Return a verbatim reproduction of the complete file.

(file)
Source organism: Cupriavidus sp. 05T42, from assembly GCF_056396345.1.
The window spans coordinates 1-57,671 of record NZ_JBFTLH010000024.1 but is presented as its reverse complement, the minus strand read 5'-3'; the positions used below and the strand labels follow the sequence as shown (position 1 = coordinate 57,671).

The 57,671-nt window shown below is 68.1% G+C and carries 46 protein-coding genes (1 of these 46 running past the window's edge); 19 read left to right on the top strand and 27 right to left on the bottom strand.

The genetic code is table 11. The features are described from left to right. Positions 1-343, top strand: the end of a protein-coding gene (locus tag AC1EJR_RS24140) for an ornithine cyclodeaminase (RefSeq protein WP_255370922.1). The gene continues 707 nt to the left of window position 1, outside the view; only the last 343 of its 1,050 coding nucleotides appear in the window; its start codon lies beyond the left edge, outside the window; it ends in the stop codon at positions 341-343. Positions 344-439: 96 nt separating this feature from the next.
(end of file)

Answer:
Source organism: Cupriavidus sp. 05T42, from assembly GCF_056396345.1.
The window spans coordinates 1-57,671 of record NZ_JBFTLH010000024.1 but is presented as its reverse complement, the minus strand read 5'-3'; the positions used below and the strand labels follow the sequence as shown (position 1 = coordinate 57,671).

The 57,671-nt window shown below is 68.1% G+C and carries 46 protein-coding genes (1 of these 46 running past the window's edge); 19 read left to right on the top strand and 27 right to left on the bottom strand.

The genetic code is table 11. The features are described from left to right. Positions 1-343, top strand: the end of a protein-coding gene (locus tag AC1EJR_RS24140) for an ornithine cyclodeaminase (RefSeq protein WP_255370922.1). The gene continues 707 nt to the left of window position 1, outside the view; only the last 343 of its 1,050 coding nucleotides appear in the window; its start codon lies beyond the left edge, outside the window; it ends in the stop codon at positions 341-343. Positions 344-439: 96 nt separating this feature from the next.